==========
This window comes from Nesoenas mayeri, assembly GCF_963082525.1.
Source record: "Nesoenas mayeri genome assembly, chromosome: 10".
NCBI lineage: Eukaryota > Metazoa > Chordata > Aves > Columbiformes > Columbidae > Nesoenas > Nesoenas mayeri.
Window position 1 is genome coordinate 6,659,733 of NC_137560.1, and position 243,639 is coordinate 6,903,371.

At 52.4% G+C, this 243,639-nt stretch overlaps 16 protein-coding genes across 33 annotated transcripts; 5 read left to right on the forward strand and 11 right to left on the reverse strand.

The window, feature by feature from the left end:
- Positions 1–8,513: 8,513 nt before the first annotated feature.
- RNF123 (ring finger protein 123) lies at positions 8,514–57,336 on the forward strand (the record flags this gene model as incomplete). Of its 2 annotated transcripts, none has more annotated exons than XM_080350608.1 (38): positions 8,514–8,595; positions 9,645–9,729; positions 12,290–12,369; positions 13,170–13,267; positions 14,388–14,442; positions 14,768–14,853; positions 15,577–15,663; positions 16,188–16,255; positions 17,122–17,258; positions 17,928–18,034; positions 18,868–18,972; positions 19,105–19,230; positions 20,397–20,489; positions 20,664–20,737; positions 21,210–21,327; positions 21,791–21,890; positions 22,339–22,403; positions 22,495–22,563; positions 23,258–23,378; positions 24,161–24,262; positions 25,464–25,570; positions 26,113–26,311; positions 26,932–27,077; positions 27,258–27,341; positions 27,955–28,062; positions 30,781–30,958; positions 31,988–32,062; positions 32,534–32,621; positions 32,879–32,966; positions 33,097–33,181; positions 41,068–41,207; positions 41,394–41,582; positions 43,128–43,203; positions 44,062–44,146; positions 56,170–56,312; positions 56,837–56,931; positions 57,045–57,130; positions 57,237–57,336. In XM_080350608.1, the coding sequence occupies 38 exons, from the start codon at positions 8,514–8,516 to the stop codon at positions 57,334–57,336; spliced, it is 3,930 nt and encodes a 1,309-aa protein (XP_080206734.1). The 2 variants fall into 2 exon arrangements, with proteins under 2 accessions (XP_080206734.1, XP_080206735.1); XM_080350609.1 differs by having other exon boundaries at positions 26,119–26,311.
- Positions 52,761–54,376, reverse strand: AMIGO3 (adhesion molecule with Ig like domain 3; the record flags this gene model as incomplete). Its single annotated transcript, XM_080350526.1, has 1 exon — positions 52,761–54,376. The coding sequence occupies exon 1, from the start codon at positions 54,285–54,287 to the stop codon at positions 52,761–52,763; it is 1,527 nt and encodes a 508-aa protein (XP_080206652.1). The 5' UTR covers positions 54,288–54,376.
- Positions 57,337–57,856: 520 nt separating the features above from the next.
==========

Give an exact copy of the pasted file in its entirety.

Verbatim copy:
This window comes from Nesoenas mayeri, assembly GCF_963082525.1.
Source record: "Nesoenas mayeri genome assembly, chromosome: 10".
NCBI lineage: Eukaryota > Metazoa > Chordata > Aves > Columbiformes > Columbidae > Nesoenas > Nesoenas mayeri.
Window position 1 is genome coordinate 6,659,733 of NC_137560.1, and position 243,639 is coordinate 6,903,371.

At 52.4% G+C, this 243,639-nt stretch overlaps 16 protein-coding genes across 33 annotated transcripts; 5 read left to right on the forward strand and 11 right to left on the reverse strand.

The window, feature by feature from the left end:
- Positions 1–8,513: 8,513 nt before the first annotated feature.
- RNF123 (ring finger protein 123) lies at positions 8,514–57,336 on the forward strand (the record flags this gene model as incomplete). Of its 2 annotated transcripts, none has more annotated exons than XM_080350608.1 (38): positions 8,514–8,595; positions 9,645–9,729; positions 12,290–12,369; positions 13,170–13,267; positions 14,388–14,442; positions 14,768–14,853; positions 15,577–15,663; positions 16,188–16,255; positions 17,122–17,258; positions 17,928–18,034; positions 18,868–18,972; positions 19,105–19,230; positions 20,397–20,489; positions 20,664–20,737; positions 21,210–21,327; positions 21,791–21,890; positions 22,339–22,403; positions 22,495–22,563; positions 23,258–23,378; positions 24,161–24,262; positions 25,464–25,570; positions 26,113–26,311; positions 26,932–27,077; positions 27,258–27,341; positions 27,955–28,062; positions 30,781–30,958; positions 31,988–32,062; positions 32,534–32,621; positions 32,879–32,966; positions 33,097–33,181; positions 41,068–41,207; positions 41,394–41,582; positions 43,128–43,203; positions 44,062–44,146; positions 56,170–56,312; positions 56,837–56,931; positions 57,045–57,130; positions 57,237–57,336. In XM_080350608.1, the coding sequence occupies 38 exons, from the start codon at positions 8,514–8,516 to the stop codon at positions 57,334–57,336; spliced, it is 3,930 nt and encodes a 1,309-aa protein (XP_080206734.1). The 2 variants fall into 2 exon arrangements, with proteins under 2 accessions (XP_080206734.1, XP_080206735.1); XM_080350609.1 differs by having other exon boundaries at positions 26,119–26,311.
- Positions 52,761–54,376, reverse strand: AMIGO3 (adhesion molecule with Ig like domain 3; the record flags this gene model as incomplete). Its single annotated transcript, XM_080350526.1, has 1 exon — positions 52,761–54,376. The coding sequence occupies exon 1, from the start codon at positions 54,285–54,287 to the stop codon at positions 52,761–52,763; it is 1,527 nt and encodes a 508-aa protein (XP_080206652.1). The 5' UTR covers positions 54,288–54,376.
- Positions 57,337–57,856: 520 nt separating the features above from the next.